January is a monumental month for Anne Boleyn fans. Not only do we have the speculated date for her secret marriage to Henry VIII on the 25th of 1533, but several other less fortunate events, consisting of what would be the ultimately infamous year 1536. On January 7th, 1536 Catherine of Aragon died at Kenilworth; Henry questionably celebrated the death of his first wife by throwing parties, jousting, doting on his second, legitimate daughter Elizabeth, and wearing ‘yellow for mourning.’ These festivities lasted weeks to the offense of Catherine’s supporters and most of the public.
Yet while Henry saw Catherine’s death as the ultimate finalization of his second marriage, Anne Boleyn, 15 weeks pregnant, was nervous. Her marriage to the king already suffered fissures and cracks, and he had begun to tire of the fiery personality that had won his heart nearly ten years earlier. The king’s eye had begun to wander again, this time to her own lady in waiting, Jane Seymour.
On January 24th, Henry suffered a severe jousting accident and was unconscious for several hours. Anne was understandably distraught, and the stress of Henry’s near-death, her failing marriage, and catching her husband with Jane Seymour ‘on his knee’ likely resulted in the miscarriage of a male foetus on January 29th (ironically the same day as Catherine’s funeral).
This miscarriage is widely acknowledged to be the kick-start of Anne Boleyn’s quick demise from her already-tenuous situation as Queen. I’ve heard the loss of this baby described as her greatest failure.
I pondered this. In conjunction to this ‘failure,’ her birthing the girl who would become Elizabeth I is largely considered her greatest triumph or accomplishment.
Now, I know this is not an universal agreement, but I’ve come across these opinions often enough to feel fair in generalizing it for the sake of this post. I’m also not a mother, so if producing a child is the greatest thing a woman can do in your opinion, that’s great, too.
However, to say that Anne Boleyn’s greatest failure is the miscarriage of a child is a bit inaccurate, don’t you think? She didn’t make the mistake of miscarriage, she didn’t have a choice. Circumstances were unfortunate what with Henry’s accident and her failing marriage, but it was not a failure in the sense that she had a conscious option to instead succeed.
If you want to talk about her greatest failures, perhaps we could include making an enemy of Thomas Cromwell, or underestimating the love of the king, or what colour dress she wore on a certain day. Those are mistakes and failures, things she could have done differently to prevent the outcome that eventually came to be. Miscarriage is a biological occurrence with many factors, factors that the century was unable to control. The loss of her child on January 29th was a tragic happening. It might have been her greatest misfortune, but it was not her greatest failure.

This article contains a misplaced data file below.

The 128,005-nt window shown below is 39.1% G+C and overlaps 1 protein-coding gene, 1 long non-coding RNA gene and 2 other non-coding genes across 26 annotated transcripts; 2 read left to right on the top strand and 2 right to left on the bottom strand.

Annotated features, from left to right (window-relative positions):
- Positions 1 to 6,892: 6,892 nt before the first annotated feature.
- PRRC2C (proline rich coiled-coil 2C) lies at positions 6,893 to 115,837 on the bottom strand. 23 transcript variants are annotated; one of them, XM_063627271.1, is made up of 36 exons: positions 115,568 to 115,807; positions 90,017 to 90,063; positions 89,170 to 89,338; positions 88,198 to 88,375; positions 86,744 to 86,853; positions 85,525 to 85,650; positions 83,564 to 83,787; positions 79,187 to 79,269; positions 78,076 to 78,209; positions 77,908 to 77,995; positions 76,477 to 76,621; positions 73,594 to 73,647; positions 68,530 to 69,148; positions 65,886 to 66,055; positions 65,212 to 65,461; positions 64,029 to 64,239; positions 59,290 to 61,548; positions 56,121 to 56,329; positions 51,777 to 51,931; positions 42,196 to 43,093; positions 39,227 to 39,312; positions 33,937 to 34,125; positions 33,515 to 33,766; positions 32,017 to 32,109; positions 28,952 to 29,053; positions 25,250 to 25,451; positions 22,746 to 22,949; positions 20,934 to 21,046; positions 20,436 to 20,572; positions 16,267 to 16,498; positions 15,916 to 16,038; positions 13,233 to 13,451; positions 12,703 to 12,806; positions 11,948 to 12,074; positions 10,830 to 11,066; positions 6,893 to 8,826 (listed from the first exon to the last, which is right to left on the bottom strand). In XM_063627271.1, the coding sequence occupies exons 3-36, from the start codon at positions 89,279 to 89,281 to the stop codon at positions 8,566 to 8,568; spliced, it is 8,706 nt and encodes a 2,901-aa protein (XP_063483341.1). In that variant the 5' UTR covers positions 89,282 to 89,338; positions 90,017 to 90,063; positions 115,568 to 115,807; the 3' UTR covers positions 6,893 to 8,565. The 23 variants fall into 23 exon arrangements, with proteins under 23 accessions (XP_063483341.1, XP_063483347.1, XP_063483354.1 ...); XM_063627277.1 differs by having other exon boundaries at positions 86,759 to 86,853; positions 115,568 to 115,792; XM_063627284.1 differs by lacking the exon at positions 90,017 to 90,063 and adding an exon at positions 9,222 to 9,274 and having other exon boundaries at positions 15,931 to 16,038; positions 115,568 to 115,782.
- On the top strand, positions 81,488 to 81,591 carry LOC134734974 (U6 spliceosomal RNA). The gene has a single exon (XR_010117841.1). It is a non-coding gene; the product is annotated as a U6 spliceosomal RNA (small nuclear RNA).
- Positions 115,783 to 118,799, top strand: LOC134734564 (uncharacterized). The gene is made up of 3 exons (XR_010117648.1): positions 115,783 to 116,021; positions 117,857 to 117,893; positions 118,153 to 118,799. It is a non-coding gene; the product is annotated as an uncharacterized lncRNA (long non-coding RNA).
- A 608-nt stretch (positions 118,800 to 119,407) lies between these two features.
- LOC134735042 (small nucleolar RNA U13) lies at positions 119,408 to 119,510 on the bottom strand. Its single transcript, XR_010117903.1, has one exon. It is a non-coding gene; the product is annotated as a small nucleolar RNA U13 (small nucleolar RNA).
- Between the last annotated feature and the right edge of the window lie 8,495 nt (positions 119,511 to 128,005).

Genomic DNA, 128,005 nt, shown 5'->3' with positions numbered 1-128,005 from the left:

The flip side of this coin is the birth of her daughter Elizabeth almost three years earlier, on September 7th, 1533. Was it her greatest accomplishment? Some might see it that way, and others might see it as a result of chance and good luck. Elizabeth just happened to come to term and survive infancy. Anne had very little part in the enduring existence of her daughter.
In this regard, it might be more fair to say that Anne Boleyn’s influence on Elizabeth was her greatest accomplishment, but even this is uncertain. Like all royal children, Elizabeth was raised by nurses and nannies, and saw her mother only occasionally. There is no doubt that Anne loved Elizabeth, there is no question of that, but Elizabeth wasn’t even three years old when her mother met the French swordsman on May 19th, 1536. Whatever stories were passed down and whatever idea the little bastard princess formulated on her own of Anne Boleyn may have influenced her later actions as both woman and queen, but Elizabeth was her entirely own person. Anne Boleyn had scarce much to do with who her daughter would become.
So was Elizabeth’s birth the greatest accomplishment of the ‘most controversial queen’ in English history? I just can’t say it. Labelling such an extraordinary woman as Anne Boleyn — who I often see as the epitome of womanhood and female strength — for her success as a baby-making machine is something I disagree with. She was much more than a vagina, uterus, and ovaries, despite being forced into the role of fertile, heir-producing queen.
She was a well-read, educated woman who formed her own opinions, supported religious beliefs that were at the time considered incorrect and scandalous, and debated at equal and sometimes superior skill with the highest and most notable noblemen and scholars of her time; she was a patron of the arts, advocate of religious reform, and supporter of the less fortunate. Her friendships — and indeed enmity — with the highest men in the land brought both greatness and demise. She defied the convention of her times by taking the bold step into independence, becoming an utterly unique person envied by all the court, and left everything she knew beyond into the murky waters ahead by capturing the heart of the most powerful man in the country, which led to the separation from the Roman Church and creation of today’s Church of England. She dined and danced with kings and queens, both supported and argued with some of the most distinguished intellects of our history. She married for love, an act in itself unknown. She defended her innocence like few had done. Her infamous death at the hand of a French swordsman and is seen as a beautiful act of bravery and true faith. Her words and actions survive today to inspire new generations of women to embrace who they are and the dare defy what society wants to mold us into.
Yes, she popped out one of the greatest monarchs, but this in itself was not her greatest act.
Anne Boleyn was more than a vagina.
Let them grumble!